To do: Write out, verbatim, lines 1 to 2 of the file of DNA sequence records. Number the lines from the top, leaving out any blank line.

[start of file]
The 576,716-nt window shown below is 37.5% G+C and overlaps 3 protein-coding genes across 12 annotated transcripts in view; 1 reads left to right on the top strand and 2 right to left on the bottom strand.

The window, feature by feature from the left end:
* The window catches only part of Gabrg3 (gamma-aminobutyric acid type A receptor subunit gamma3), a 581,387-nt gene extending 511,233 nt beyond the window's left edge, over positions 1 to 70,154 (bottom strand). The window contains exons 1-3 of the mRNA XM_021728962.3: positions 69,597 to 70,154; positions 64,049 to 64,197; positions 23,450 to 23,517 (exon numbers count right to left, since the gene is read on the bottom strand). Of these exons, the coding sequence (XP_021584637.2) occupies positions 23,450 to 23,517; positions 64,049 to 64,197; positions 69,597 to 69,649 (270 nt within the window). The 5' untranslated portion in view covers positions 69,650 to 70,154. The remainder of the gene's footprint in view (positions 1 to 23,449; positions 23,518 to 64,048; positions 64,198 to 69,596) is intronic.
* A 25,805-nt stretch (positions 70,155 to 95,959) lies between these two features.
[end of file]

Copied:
The 576,716-nt window shown below is 37.5% G+C and overlaps 3 protein-coding genes across 12 annotated transcripts in view; 1 reads left to right on the top strand and 2 right to left on the bottom strand.

The window, feature by feature from the left end: